Hintons head south in search of better ground

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  • June 23, 2023
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Riccarton trainers Kevin and Annette Hinton will head south to Oamaru on Thursday in search of better footing for their promising galloper Robbie Burns.

Racing will take place on their backdoor step on Saturday, however, the husband-and-wife duo made the decision to head south once they saw the Soft7 track conditions at Oamaru compared to Riccarton’s Heavy10 rating on Tuesday morning.

“We are hoping for better going to what Riccarton is going to be on Saturday, hence why we are going to Oamaru,” Annette Hinton said.

The Hintons purchased Robbie Burns out of Highview Stud’s 2020 New Zealand Bloodstock Ready To Run Sale draft for $26,000 and he has been a consistent performer for the couple.

The four-year-old gelding has had seven starts for a win and four placings, and they are hoping he can improve on that tally in the Michael McNab (1400m).

“Once again he is out of his grade, but he went well down in Wingatui (last start third) out of his grade,” Hinton said.

“He missed the kick, which is unlike him, so to do what he did was great, we were rapt.”

Hinton said they have taken their time with the gelding, who has been hampered by injury.

“He hasn’t been over-raced, we can’t run him on the poly as he has got a few knee issues,” she said.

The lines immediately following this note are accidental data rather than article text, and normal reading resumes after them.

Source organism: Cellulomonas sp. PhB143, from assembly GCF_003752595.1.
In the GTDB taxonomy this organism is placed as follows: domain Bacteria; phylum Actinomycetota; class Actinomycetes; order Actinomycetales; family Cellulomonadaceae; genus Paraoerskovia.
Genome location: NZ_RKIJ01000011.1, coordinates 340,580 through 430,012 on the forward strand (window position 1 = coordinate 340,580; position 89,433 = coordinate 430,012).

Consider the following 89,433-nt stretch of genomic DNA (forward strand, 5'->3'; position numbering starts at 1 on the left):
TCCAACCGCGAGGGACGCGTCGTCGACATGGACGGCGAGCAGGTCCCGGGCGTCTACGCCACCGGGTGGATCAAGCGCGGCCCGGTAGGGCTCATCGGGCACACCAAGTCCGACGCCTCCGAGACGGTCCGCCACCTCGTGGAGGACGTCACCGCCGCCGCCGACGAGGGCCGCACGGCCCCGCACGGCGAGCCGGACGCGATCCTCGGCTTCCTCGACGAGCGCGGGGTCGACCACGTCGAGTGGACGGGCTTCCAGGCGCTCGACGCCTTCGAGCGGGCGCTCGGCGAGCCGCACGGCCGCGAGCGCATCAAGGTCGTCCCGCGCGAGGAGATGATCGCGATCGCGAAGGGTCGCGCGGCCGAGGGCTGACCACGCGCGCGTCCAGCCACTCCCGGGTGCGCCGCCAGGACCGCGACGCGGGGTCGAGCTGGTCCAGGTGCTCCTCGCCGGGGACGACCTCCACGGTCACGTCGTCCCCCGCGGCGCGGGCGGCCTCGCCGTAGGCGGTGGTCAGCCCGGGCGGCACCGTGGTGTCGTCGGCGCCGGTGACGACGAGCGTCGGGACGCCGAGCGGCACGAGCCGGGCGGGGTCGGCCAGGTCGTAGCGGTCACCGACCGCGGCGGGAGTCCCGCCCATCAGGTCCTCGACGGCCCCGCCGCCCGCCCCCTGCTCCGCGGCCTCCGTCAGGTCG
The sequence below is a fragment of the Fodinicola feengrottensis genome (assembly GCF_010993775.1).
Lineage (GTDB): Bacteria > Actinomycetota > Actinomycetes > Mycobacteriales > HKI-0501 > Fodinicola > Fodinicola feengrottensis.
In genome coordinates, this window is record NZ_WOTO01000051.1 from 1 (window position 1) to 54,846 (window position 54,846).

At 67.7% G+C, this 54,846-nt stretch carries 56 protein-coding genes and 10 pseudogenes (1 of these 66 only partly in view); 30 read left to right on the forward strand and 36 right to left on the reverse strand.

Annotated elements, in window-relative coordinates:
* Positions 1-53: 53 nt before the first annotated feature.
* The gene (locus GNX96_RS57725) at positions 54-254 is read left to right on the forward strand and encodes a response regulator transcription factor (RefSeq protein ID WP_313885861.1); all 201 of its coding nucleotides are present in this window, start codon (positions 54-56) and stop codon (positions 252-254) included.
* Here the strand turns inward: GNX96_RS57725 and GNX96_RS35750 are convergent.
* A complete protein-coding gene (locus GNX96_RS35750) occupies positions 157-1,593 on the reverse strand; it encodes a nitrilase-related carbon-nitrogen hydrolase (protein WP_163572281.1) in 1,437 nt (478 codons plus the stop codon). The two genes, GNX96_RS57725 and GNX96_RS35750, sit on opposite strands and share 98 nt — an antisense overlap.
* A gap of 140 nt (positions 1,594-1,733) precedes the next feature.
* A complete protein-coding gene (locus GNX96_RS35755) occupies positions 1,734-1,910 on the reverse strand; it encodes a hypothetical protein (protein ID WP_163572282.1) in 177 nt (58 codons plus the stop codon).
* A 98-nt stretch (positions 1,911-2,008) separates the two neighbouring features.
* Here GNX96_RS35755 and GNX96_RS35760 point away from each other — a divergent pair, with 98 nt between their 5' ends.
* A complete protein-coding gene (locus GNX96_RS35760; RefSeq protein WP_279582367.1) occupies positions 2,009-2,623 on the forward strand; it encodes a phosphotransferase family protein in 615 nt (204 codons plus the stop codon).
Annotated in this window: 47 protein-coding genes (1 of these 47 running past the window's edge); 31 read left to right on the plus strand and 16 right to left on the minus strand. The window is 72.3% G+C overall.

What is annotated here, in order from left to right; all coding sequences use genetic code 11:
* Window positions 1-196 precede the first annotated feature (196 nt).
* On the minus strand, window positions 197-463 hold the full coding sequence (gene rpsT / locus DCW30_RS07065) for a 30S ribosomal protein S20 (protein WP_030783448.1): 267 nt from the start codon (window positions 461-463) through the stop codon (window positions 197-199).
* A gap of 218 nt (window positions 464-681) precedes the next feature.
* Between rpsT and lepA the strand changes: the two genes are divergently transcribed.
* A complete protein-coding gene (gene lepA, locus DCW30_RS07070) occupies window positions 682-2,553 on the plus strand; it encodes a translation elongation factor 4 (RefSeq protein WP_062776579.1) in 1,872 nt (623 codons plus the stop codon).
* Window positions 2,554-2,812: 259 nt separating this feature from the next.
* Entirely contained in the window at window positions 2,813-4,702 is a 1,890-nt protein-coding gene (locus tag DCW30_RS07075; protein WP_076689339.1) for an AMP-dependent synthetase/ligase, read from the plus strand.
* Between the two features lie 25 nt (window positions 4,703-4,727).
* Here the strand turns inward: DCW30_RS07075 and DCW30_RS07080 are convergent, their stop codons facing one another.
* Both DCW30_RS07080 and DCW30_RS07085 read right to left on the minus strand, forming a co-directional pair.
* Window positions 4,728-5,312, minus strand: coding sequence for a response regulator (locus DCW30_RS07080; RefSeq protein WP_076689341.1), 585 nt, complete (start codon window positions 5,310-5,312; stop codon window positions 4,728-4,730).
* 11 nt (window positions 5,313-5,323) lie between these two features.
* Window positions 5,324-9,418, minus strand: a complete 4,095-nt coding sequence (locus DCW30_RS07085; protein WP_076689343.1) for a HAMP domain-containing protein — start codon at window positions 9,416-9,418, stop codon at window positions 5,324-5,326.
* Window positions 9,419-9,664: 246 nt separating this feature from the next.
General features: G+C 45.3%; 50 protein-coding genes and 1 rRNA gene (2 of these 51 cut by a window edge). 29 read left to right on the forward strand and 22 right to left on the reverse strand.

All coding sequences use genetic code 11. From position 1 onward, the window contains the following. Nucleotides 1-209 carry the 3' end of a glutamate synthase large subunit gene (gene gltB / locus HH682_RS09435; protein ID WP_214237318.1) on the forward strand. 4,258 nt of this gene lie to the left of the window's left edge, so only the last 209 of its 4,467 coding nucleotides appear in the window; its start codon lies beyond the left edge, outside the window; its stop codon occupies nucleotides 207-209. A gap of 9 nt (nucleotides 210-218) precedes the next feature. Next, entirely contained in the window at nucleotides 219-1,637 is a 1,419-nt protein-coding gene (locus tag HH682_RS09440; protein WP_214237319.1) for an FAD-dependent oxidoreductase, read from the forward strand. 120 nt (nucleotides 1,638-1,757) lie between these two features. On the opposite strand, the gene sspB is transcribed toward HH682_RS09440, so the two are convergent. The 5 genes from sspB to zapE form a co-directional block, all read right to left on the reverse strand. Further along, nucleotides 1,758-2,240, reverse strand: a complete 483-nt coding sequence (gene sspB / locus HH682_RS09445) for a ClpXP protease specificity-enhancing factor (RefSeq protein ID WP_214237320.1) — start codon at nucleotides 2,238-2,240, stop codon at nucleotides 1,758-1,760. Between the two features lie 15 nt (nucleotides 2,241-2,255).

“He has furnished into a lovely horse now – he is a big, strong boy. We have taken him along quietly and hopefully all his niggles are over with now.”

Robbie Burns will be joined on the float trip south by Dear John Lincoln, who will make his stable debut in the Stephen Heffernan Property Brokers Oamaru (1200m).

The three-year-old son of Wrote was previously trained by Andrew Forsman in Cambridge, and Hinton is looking forward to getting a line on their new acquisition on Thursday.

“He is a new boy to us,” Hinton said.

“He was up north with Andrew Forsman and had his last run in Wellington where he ran fourth. He went up to Guy Lowry’s to spell and he got stuck in the cyclone, which wasn’t ideal.

“We are not 100 percent sure of what track conditions he will handle. He had a gallop on the grass this (Tuesday) morning, it was heavy and he seemed to handle it well.

“He is still a little bit weak and immature, so what he does now he will only improve on.”

The pair make up just a handful of horses in the Hintons care and the former North Islanders said they are enjoying their time in the south since relocating last year.

“We don’t have a lot in work because Kevin has got a full-time job, which makes it a little bit difficult,” Hinton said.

“We are from Waikato originally and we were getting a bit stagnant up there. We sold our property and we thought we would give it (Canterbury) a go, so we did.

“We have been here for about 18 months. It is like anything when you move, you have got to find your vets, farriers and other contacts. We have got some good people around us, which is great.

“The trainers at Riccarton have been absolutely wonderful. If you get stuck with a question of what a track will be like, they will give you an in-depth answer, which always helps.”

While Hinton is in her third season of training, she has a strong family background in racing, and she has enjoyed training alongside her former jumps jockey husband over the last few years.

“Kevin is originally from Scotland, where he was a jumps jockey. He came to New Zealand 29 years ago to work for Ken and Anne Browne in Cambridge,” Hinton said.

“I was a Venn from Te Kuiti and my Dad trained many a good flat and steeplechase horses in his time like No Surrender, Lord Trustful, and Resolution.

“We have kept in it and started off slowly.”

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